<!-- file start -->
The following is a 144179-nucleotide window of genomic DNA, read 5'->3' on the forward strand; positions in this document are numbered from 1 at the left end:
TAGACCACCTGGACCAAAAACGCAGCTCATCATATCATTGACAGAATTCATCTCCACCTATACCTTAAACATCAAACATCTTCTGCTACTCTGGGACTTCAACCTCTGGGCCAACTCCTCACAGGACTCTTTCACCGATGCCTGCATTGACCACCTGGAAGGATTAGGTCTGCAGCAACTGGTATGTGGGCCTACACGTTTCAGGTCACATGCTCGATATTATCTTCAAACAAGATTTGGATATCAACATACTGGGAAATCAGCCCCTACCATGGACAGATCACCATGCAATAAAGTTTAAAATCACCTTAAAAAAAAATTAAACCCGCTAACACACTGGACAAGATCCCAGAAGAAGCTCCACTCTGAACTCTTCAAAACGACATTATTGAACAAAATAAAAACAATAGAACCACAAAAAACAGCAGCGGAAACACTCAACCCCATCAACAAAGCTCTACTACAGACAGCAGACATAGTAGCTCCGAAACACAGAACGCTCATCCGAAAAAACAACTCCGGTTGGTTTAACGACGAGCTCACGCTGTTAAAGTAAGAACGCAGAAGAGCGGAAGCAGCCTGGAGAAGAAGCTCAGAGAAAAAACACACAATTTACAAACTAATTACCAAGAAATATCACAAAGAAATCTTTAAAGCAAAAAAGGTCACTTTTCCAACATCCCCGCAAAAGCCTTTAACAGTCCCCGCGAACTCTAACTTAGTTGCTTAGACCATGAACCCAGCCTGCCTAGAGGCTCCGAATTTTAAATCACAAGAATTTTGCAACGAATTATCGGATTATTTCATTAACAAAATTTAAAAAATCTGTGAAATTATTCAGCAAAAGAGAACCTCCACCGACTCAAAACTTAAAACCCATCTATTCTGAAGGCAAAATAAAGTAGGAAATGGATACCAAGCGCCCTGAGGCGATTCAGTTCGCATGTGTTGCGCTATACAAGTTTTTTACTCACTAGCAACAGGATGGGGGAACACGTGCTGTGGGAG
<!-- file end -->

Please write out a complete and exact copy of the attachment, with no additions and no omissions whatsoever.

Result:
The following is a 144179-nucleotide window of genomic DNA, read 5'->3' on the forward strand; positions in this document are numbered from 1 at the left end:
TAGACCACCTGGACCAAAAACGCAGCTCATCATATCATTGACAGAATTCATCTCCACCTATACCTTAAACATCAAACATCTTCTGCTACTCTGGGACTTCAACCTCTGGGCCAACTCCTCACAGGACTCTTTCACCGATGCCTGCATTGACCACCTGGAAGGATTAGGTCTGCAGCAACTGGTATGTGGGCCTACACGTTTCAGGTCACATGCTCGATATTATCTTCAAACAAGATTTGGATATCAACATACTGGGAAATCAGCCCCTACCATGGACAGATCACCATGCAATAAAGTTTAAAATCACCTTAAAAAAAAATTAAACCCGCTAACACACTGGACAAGATCCCAGAAGAAGCTCCACTCTGAACTCTTCAAAACGACATTATTGAACAAAATAAAAACAATAGAACCACAAAAAACAGCAGCGGAAACACTCAACCCCATCAACAAAGCTCTACTACAGACAGCAGACATAGTAGCTCCGAAACACAGAACGCTCATCCGAAAAAACAACTCCGGTTGGTTTAACGACGAGCTCACGCTGTTAAAGTAAGAACGCAGAAGAGCGGAAGCAGCCTGGAGAAGAAGCTCAGAGAAAAAACACACAATTTACAAACTAATTACCAAGAAATATCACAAAGAAATCTTTAAAGCAAAAAAGGTCACTTTTCCAACATCCCCGCAAAAGCCTTTAACAGTCCCCGCGAACTCTAACTTAGTTGCTTAGACCATGAACCCAGCCTGCCTAGAGGCTCCGAATTTTAAATCACAAGAATTTTGCAACGAATTATCGGATTATTTCATTAACAAAATTTAAAAAATCTGTGAAATTATTCAGCAAAAGAGAACCTCCACCGACTCAAAACTTAAAACCCATCTATTCTGAAGGCAAAATAAAGTAGGAAATGGATACCAAGCGCCCTGAGGCGATTCAGTTCGCATGTGTTGCGCTATACAAGTTTTTTACTCACTAGCAACAGGATGGGGGAACACGTGCTGTGGGAG